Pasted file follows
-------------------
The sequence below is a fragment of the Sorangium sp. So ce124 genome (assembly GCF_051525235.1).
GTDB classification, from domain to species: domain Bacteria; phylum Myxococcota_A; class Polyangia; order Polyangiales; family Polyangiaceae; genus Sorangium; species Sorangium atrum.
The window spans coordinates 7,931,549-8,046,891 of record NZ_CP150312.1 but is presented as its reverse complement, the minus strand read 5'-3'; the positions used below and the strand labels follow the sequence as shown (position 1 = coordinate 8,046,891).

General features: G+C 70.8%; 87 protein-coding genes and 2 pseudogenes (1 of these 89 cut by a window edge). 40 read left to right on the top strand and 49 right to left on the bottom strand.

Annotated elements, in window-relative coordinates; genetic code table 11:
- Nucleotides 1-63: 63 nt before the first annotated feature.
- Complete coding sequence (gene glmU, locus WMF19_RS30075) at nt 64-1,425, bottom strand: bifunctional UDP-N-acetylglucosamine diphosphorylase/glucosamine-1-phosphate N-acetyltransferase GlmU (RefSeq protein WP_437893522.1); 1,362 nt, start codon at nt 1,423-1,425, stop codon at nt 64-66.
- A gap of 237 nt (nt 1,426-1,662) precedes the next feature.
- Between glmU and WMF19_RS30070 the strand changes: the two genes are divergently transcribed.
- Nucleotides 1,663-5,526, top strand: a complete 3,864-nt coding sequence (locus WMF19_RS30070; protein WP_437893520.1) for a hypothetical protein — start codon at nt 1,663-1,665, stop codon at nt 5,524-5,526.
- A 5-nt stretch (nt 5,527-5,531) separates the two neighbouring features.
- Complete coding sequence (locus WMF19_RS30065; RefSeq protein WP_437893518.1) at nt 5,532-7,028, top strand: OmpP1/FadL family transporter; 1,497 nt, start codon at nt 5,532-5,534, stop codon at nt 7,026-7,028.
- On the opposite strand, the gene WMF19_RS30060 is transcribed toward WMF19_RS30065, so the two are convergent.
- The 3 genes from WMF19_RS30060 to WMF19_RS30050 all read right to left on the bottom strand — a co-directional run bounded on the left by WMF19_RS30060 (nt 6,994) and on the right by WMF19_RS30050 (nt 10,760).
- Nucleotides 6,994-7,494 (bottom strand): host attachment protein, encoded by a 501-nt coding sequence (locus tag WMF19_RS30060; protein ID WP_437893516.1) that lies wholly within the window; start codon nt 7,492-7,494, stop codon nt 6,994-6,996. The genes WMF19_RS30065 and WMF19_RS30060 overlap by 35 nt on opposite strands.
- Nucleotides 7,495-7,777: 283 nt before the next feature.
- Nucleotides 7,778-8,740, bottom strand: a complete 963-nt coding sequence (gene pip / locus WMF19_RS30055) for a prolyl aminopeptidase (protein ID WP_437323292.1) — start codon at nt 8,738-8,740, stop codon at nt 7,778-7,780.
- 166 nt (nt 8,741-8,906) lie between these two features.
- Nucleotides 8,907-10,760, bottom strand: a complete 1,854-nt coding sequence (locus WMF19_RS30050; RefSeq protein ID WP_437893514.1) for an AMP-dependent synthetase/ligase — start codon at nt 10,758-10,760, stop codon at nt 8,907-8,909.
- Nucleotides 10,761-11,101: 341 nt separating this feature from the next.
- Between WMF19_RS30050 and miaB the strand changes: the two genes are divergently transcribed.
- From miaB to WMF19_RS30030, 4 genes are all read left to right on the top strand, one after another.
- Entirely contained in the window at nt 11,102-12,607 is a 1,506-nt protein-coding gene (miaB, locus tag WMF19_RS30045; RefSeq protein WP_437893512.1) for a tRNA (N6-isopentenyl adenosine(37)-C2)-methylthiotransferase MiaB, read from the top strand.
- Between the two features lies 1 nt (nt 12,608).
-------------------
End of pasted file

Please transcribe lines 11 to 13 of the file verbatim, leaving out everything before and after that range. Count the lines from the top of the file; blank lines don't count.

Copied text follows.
- A 5-nt stretch (nt 5,527-5,531) separates the two neighbouring features.
- Complete coding sequence (locus WMF19_RS30065; RefSeq protein WP_437893518.1) at nt 5,532-7,028, top strand: OmpP1/FadL family transporter; 1,497 nt, start codon at nt 5,532-5,534, stop codon at nt 7,026-7,028.
- On the opposite strand, the gene WMF19_RS30060 is transcribed toward WMF19_RS30065, so the two are convergent.